Mysticism and the Grail

Mysticism Of The Grail

Mysticism and the GrailJoseph of Arimathea took from the Vessel a host made in the likeness of bread. As he raised it aloft there descended from above a figure like to a child, whose countenance glowed and blazed as bright as fire; and he entered into the bread, which quite distinctly took on human form before the eyes of those assembled there. When Joseph has stood for some while holding his burden up to view, he replaced it in the Holy Vessel. -The Quest for the Holy Grail, trans. Pauline MatarassoJoseph of Arimathea comes down to us in history as the man who claimed the body of Jesus and buried him in his family tomb. But legend gives that he collected the blood of Jesus at the crucifixion and journeyed to what is now Glastonbury and founded the Abbey there, linking him to the Arthurian legend. The vessel or chalice he used is the vessel used at the last supper and is forever known by its proper name, the Holy Grail.

Initially, we see that the vessel is like a chalice aligned with the biological body. The base is the chest housing the heart, the container itself as the human skull holding the brain and the stand is the neck where the throat acts as a conduit between the head and heart. The mind is for knowledge which in turn gives to wisdom, what the Veda’s call the highest path to enlightenment. The heart is compassion, altruism, love, and intuition. It is not easy to resolve conflicts between the head and the heart. They emerge as the initial pair of opposites that can achieve harmony with life and thus able to move in a centered direction.

In an act of transition, a child descends all aglow as fire which burns away Mysticism and the Grailhuman frailties, resulting in immortality, the immovable spot of a flame in Buddhist teachings. The child enters into the host which in turn takes on human form… a virgin birth, the body of the Christ. The host is bread, golden fields of wheat, a life nourishing substance in the temporal world. This child is lost to us by the illusion that is Maya. We must go back to the innocence of a child but with the wisdom, we’ve gained from living.

This wisdom is given in the form of dreams, both in the waking state and in deep sleep, a rich mythology of archetypes and symbols laced in synchronicity so that life can make sense of itself, just as Theseus laid thread down so he could find his way out of the labyrinth. It tells us we too can find our way out by utilizing the thread of wisdom.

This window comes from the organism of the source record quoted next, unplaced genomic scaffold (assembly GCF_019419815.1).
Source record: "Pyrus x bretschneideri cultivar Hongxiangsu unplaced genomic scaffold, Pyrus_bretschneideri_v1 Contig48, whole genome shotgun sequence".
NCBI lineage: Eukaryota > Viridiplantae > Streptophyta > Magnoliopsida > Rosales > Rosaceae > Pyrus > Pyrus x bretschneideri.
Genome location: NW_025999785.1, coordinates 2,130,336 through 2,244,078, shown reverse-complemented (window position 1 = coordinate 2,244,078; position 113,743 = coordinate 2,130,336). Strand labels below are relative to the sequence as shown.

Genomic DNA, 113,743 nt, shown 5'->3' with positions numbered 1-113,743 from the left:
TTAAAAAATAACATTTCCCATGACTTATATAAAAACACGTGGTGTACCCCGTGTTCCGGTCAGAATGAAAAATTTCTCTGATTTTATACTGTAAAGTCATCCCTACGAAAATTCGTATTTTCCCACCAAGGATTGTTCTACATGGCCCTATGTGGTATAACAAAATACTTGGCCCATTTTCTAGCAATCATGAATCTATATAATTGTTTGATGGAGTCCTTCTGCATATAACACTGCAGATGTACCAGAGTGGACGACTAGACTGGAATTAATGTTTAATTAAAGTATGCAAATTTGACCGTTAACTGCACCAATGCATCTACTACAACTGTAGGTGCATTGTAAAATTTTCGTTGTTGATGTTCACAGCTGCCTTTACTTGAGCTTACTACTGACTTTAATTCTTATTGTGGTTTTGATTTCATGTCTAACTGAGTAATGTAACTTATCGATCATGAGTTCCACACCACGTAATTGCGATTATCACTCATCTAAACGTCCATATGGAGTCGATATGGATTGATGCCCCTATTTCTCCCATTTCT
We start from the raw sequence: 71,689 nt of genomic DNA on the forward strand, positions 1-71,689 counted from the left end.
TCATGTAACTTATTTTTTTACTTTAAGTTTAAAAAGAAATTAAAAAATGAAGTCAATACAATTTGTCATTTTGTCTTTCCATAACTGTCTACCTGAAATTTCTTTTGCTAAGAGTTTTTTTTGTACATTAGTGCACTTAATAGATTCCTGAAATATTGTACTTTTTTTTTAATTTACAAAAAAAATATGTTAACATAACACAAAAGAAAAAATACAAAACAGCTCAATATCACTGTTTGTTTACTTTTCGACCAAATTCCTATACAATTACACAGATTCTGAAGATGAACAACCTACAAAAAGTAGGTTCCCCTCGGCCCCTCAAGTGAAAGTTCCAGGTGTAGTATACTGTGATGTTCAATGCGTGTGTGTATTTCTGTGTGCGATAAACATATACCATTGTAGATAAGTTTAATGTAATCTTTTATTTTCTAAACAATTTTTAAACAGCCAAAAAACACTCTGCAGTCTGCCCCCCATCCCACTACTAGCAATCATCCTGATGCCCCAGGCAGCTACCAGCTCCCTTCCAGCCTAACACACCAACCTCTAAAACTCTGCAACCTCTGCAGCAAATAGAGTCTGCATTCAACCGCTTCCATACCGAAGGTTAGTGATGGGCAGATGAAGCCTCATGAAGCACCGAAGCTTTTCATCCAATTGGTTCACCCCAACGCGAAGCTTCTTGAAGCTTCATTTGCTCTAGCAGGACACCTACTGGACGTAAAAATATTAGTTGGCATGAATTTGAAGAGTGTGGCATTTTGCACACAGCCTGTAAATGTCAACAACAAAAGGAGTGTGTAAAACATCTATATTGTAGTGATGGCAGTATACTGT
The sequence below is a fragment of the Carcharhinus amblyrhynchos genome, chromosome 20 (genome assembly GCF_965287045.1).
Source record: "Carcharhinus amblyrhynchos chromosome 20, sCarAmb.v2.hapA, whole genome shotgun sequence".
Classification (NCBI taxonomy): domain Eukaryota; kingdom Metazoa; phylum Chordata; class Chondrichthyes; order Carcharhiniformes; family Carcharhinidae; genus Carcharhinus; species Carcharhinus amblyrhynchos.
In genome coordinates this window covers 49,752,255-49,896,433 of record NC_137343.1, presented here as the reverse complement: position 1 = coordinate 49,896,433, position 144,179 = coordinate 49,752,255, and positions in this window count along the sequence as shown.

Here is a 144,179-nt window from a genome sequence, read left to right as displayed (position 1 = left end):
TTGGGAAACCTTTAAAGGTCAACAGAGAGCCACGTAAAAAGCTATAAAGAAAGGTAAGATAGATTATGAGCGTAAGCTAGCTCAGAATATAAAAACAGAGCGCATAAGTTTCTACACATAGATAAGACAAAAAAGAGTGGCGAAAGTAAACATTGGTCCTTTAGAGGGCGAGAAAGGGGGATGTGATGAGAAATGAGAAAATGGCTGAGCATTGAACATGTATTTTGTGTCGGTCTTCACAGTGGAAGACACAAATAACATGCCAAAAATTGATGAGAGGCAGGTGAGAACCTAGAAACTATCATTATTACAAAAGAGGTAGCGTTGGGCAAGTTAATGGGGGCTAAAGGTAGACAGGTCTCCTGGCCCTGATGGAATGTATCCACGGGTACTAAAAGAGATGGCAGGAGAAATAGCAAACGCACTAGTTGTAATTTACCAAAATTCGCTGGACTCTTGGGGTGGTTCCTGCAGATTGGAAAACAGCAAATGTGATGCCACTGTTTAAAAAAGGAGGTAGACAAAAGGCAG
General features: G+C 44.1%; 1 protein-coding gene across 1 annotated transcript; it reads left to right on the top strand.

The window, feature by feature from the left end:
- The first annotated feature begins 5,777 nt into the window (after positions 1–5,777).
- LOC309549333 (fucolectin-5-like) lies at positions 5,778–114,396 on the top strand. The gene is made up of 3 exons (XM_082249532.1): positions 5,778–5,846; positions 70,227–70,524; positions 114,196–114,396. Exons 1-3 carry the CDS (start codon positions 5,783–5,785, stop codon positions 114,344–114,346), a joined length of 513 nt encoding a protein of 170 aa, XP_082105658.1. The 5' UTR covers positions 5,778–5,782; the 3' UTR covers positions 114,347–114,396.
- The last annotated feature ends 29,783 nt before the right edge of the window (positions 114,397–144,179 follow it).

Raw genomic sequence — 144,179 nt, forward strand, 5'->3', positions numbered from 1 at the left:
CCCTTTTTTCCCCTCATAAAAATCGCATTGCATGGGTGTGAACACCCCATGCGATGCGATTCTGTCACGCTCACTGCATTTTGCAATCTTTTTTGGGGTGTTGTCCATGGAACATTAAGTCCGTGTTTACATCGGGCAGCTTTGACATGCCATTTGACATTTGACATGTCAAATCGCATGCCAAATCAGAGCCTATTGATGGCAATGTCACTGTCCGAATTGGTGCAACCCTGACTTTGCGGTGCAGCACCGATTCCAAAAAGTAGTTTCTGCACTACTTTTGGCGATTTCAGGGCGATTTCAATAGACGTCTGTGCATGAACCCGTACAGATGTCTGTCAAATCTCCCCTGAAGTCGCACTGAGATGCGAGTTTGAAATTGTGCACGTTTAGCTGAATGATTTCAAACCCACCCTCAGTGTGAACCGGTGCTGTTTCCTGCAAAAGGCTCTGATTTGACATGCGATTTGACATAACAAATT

Who is this child? Plato’s daimon, Buddha nature, the Christ within, Shiva’s dance, Jung’s Telesphoros… conductor to our dreams. Its fire like glow… the light of enlightenment burning through the dark regions of the universe all obstacles on our way to the sun. Our imperfections melting down opposites into a whole centered life in temporal form. It burns brighter as we embrace each epiphany in life. We entered into the bread, within the holy vessel to find our daimon by embodying our quest… Thus our labor is held high, seen by those who can appreciate the secret knowledge which abounds everywhere but discovered by so few.


*Photos of Glastonbury Abbey courtesy of Pixabay                                                       


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I was officially diagnosed with Parkinson’s disease on October 29, 2012. These are my thoughts on Parkinson's and a variety of subjects.

18 thoughts on “Mysticism Of The Grail”

  1. Beautifully written post JC albeit hard work for many of us ‘ordinary’ folks.😊
    I do believe that at times the child is wiser than the adult but try to always carry all those ‘versions of me’ inside to create an harmonious whole.